I have said those words so many times when I so desperately needed to say anything BUT those words, when I really needed someone to hold some space for me and let me say what was going on, but when I opened my mouth, out it came.
“I’m fine.”

So why the fuck do I say it?

I say it because I don’t want to burden someone with the heaviness of the things that sometimes weigh on my mind.

I say it because I hate the look I have gotten so many times when I offered up only a fraction of the truth.

I say it because if you haven’t had a life that has familiarized you with the kind of things I have lived through, you may judge me or reject me.
I say it because I get tired of being told that I’ve been through worse, that I’m strong, I’ll get through it. As well intended as those words are, in a moment of honest vulnerability about being not okay, they only serve to trivialize how I am feeling and nudge me to stop complaining about it.

I say it now, because I am in recovery, and I am supposed to be ok, right?

Well, here’s the truth.

I AM in recovery. I am NOT fine all the time. Sometimes I am so far from fine I don’t know who the fuck I even am. I think some of us get into longer term recovery and are looked upon to have our shit together, to be pillars of strength, inspirational beings who have beaten down our demons and stand smiling and victorious on their corpses.

That, for me, is simply not the case. Like, at ALL.

I fell into a highly toxic relationship with a coldhearted, cruel, stone cold narcissist who shredded my fledgling self-esteem I had just begun working so hard at. IN RECOVERY.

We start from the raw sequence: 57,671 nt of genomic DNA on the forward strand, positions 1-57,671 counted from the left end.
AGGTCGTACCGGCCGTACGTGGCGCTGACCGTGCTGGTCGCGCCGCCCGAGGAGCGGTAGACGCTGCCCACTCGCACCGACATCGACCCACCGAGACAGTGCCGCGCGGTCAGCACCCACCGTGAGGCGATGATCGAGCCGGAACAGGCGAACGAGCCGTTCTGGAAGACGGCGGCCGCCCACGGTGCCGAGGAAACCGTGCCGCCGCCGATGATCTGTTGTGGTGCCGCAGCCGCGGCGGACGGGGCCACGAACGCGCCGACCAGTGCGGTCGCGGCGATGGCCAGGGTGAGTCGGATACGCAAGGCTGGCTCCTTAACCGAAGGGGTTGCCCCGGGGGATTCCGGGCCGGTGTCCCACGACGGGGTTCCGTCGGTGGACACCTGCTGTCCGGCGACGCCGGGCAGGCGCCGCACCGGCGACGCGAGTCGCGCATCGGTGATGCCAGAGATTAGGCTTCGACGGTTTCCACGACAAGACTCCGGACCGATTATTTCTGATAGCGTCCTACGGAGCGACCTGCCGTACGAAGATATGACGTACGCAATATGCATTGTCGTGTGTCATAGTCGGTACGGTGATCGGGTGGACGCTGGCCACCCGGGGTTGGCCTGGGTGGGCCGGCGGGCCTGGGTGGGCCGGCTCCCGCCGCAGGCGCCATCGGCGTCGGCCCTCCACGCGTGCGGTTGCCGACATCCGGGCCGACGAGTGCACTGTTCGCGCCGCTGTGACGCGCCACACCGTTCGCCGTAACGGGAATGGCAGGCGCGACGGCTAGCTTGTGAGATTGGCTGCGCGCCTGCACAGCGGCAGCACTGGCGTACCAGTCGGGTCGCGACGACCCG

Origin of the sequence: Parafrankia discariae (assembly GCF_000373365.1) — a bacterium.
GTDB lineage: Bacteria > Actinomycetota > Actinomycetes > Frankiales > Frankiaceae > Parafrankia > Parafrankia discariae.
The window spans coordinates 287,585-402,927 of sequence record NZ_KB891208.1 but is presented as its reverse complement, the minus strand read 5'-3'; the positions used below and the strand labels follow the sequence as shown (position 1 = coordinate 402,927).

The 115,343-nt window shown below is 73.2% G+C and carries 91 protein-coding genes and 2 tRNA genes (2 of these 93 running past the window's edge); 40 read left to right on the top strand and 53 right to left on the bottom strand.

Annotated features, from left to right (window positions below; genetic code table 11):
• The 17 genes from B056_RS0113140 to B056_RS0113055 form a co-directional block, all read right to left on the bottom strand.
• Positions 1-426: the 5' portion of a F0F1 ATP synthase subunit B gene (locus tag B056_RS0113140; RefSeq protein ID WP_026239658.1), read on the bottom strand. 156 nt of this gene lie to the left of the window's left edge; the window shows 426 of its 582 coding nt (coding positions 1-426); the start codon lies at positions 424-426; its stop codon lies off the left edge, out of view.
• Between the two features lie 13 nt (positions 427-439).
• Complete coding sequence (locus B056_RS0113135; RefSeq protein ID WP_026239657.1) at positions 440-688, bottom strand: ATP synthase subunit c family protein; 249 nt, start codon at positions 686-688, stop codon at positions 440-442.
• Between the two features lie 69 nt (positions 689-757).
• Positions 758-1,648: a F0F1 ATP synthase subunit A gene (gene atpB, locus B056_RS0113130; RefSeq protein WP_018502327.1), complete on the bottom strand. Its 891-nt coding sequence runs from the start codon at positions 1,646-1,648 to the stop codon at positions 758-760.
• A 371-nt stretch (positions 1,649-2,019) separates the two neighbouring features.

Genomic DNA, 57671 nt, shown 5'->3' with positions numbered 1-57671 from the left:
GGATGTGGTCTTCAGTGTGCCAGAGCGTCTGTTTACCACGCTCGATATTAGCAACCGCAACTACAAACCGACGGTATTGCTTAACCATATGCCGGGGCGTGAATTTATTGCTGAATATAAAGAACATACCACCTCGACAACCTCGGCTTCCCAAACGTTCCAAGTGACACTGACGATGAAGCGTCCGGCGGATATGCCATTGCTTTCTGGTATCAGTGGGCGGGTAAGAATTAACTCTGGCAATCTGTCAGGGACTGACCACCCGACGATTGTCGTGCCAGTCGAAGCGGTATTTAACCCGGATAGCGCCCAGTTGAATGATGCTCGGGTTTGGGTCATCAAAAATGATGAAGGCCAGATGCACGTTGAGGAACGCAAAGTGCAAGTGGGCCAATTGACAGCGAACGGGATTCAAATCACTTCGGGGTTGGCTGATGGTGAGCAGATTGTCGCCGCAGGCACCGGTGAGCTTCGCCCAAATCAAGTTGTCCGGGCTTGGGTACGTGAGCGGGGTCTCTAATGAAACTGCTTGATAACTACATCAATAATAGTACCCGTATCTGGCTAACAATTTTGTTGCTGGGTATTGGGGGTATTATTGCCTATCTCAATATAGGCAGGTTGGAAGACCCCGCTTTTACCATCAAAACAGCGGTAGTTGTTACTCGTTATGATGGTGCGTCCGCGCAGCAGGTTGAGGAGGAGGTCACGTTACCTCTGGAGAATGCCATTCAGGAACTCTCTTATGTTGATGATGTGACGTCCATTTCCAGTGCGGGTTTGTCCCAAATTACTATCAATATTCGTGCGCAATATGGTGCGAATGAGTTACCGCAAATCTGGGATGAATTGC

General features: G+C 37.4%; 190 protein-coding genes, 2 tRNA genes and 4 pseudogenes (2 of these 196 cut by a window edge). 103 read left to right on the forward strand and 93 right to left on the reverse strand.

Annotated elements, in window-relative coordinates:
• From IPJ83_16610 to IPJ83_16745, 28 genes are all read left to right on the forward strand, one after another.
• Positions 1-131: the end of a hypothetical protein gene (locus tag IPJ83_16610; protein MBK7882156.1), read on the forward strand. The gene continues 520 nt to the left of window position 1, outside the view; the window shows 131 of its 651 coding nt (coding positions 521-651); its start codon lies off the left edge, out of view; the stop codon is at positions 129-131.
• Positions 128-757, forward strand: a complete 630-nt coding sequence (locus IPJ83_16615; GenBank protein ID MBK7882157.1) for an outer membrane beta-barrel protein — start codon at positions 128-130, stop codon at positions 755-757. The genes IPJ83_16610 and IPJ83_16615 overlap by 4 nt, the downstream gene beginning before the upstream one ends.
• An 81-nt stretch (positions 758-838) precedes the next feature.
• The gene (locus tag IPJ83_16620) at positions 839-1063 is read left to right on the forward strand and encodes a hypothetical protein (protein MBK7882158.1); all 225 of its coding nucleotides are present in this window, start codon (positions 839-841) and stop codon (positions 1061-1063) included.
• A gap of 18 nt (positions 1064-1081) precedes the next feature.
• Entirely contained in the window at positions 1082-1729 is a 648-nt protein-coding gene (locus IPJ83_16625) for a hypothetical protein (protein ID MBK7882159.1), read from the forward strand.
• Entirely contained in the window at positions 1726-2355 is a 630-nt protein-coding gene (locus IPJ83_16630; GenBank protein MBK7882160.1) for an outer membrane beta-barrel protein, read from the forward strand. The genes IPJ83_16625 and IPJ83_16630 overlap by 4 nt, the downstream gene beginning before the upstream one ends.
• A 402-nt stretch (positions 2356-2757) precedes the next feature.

I stayed in that nightmare for three years.  IN RECOVERY.

I have days where my anxiety leaves me paranoid, obsessing, and unable to do my job or be a parent. IN RECOVERY.

I have been financially irresponsible and totally selfish with my impulses. IN RECOVERY.

I am STILL codependent and have major problems with my ACOA traits. IN RECOVERY.

I have made mistake after mistake after mistake and had bad day after worse. IN RECOVERY.

Getting sober, and even staying sober, does not automatically denote that you are in the clear from all the monsters that clamored inside of you while you were using.

I have to stop myself sometimes when “I’m fine” starts to come out of my mouth, because those too often were the words that hindered me ever getting better. My life did not change until I stopped saying “I’m fine,”, and I plopped down on my dad’s couch and said, “I’m fucked up. I’m addicted to pills and cocaine and I can’t stop drinking. I need help.”

Saying “I’m fine” almost got me killed. My extreme aversion to “bothering anyone” almost cost me my sanity, and my life.

It is still a work in progress. I still say it too much. But now I also do things like texting a trusted friend who is in recovery, as uncomfortable as it might make me, and saying “I’m having a REALLY bad day right now.” And then when she responds, can you talk for a few if I call, then saying yes. And then getting very honest about where I am at.

Because you know what happens after that? Well, I’m not fine, but I am sure as hell better than I was before the call.

We have to remember that even as we get farther along in our recovery, it is FINE not to be fucking FINE all the time. We are humans. We are humans who likely had some serious shit roiling beneath the active addiction, and the shit doesn’t go away overnight. Fact is, some of it is so far in us, or so painful, it may NEVER go away. You may need to talk about some of your shit for the rest of your life. We can find a balance between living in the pain of our past, constantly ripping our scars open to watch them bleed, and stuffing, repressing, and denying our truth.